Mākena State Park

Mākena State Park

Mākena State Park is made up of Oneloa beach, also known as “Big Beach” and Pu’u Ola’i or “Little Beach” and is one of Maui’s most breathtaking beaches. There is a large cinder cone, Pu‘u Ola‘i, on the north end of the beach that separates “Big Beach” from “Little Beach.” Take Mākena Alanui Road through and past Wailea, and eventually you’ll find this gem.

Watersports: Known by locals for its massive shorebreak, where expert level surfers and bodyboarders get their thrills, Mākena can be dangerous at times and can be calm and ideal for swimming at others. It’s a good idea to sit and watch the ocean for 10-15 minutes before entering, even if it looks calm. There are lifeguards on duty who can give you information about current ocean conditions. If there is a South swell forecast, it usually means there will be big waves here. On Sundays, you’ll find sand volleyball courts set up that anyone can join. Little Beach is known as a clothing optional beach, though technically, you are required to wear a bathing suit in Hawai’i.

Shade: There are a few keawe trees that offer some shade along with their spiky thorns, but it’s best to bring a beach umbrella so you can find your spot along the 1.5 mile long and 100 feet wide stretch of white sand.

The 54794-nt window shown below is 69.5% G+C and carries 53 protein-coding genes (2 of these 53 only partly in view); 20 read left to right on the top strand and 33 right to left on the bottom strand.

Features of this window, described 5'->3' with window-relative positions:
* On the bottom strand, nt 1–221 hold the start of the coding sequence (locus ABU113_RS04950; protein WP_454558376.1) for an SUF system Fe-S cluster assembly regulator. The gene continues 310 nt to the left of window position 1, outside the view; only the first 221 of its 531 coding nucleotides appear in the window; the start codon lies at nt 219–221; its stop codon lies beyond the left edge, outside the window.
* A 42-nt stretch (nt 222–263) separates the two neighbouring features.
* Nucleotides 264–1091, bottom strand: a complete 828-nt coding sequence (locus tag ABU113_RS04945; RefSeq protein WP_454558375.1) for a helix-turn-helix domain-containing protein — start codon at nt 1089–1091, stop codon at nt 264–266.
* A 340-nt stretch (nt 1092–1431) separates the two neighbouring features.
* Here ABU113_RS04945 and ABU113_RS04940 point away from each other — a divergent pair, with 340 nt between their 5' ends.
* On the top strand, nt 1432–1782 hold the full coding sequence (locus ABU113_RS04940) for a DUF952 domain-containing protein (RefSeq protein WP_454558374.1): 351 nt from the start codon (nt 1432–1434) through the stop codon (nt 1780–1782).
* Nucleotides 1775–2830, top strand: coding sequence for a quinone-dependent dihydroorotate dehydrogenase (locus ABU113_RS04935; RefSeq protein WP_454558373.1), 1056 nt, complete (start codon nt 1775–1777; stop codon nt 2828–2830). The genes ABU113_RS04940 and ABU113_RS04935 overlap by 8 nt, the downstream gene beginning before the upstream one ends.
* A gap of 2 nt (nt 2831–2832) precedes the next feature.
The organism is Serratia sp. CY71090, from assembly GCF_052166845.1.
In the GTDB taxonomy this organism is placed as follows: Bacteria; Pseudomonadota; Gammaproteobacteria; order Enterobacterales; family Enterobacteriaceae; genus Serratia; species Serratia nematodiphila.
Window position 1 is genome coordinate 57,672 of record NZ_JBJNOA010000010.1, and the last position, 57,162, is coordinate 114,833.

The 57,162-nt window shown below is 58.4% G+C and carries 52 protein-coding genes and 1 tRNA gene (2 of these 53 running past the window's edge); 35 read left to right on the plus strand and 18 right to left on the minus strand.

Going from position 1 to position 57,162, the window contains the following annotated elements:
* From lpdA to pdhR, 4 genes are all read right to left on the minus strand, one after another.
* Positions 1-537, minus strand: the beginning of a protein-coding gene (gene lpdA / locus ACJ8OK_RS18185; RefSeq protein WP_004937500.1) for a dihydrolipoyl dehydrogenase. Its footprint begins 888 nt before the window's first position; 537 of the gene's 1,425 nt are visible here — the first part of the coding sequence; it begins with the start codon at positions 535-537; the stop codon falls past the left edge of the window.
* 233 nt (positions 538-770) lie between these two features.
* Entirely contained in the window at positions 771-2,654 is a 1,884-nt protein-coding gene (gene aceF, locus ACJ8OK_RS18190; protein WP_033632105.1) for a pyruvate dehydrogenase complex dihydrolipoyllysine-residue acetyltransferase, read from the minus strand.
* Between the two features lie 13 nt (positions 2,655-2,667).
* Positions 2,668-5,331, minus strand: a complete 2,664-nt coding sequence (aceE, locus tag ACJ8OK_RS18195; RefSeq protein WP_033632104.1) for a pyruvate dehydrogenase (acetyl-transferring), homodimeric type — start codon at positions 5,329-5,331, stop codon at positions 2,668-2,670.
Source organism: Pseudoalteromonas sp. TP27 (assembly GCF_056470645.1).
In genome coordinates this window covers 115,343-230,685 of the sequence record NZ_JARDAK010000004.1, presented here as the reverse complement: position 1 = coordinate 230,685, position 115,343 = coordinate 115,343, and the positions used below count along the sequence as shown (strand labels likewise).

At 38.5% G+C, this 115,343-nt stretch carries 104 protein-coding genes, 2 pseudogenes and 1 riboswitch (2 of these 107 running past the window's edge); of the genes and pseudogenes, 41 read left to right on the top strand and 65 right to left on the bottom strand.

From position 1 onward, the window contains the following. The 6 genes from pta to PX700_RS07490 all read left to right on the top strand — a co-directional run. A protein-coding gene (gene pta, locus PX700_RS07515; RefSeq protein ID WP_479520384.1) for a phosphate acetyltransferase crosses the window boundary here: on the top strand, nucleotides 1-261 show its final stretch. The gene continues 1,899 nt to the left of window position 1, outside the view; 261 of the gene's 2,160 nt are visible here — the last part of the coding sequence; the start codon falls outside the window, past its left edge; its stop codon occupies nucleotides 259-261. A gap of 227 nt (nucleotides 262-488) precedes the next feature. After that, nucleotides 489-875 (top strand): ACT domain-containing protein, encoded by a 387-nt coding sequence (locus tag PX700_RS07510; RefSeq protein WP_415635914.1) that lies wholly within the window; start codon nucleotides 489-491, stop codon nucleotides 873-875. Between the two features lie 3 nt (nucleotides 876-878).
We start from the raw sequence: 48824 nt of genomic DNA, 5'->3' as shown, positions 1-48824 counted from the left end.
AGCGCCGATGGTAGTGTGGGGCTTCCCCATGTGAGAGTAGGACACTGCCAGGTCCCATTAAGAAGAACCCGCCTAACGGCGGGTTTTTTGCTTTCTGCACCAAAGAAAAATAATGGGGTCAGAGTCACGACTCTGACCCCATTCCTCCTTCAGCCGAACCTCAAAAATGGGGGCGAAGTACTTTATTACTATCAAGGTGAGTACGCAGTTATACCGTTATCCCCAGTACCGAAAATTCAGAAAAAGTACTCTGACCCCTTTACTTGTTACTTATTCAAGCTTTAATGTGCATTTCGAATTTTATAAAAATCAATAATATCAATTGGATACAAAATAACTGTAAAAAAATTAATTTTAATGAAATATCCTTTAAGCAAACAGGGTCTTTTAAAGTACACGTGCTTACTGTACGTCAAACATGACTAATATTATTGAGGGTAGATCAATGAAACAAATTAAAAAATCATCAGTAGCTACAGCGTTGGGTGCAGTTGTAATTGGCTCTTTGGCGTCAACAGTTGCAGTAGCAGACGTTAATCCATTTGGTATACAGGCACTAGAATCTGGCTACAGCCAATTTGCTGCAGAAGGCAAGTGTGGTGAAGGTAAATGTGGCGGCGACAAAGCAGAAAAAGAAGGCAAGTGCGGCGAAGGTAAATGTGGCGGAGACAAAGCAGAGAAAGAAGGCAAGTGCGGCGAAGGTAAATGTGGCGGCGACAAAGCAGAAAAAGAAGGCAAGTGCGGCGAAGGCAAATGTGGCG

Food: You won’t find any food or drinks on the beach, so be sure to pack a cooler. There are food trucks across the road. The taco truck is especially tasty.

Parking/Hours: Beach hours: 5 a.m. to 7 p.m.

There are two gated parking lots. Admission is $5 per person and Parking is $10 per car. You can pay when you arrive at the kiosk in the lot, or online before you get there. There are porta-potties at each entrance but no showers.

What’s in a name: Oneloa means long or stretching sand which you’ll understand once you step onto these shimmering sands. Pu’u Ola’i means red hill which is fitting for the red cinder cone that you must climb over to access Pu’u Ola’i beach. 

Historical Opportunity: There has been controversy in recent years about developing the area of Mākena. So far, the beach remains one of the few on the island without any houses or resorts.

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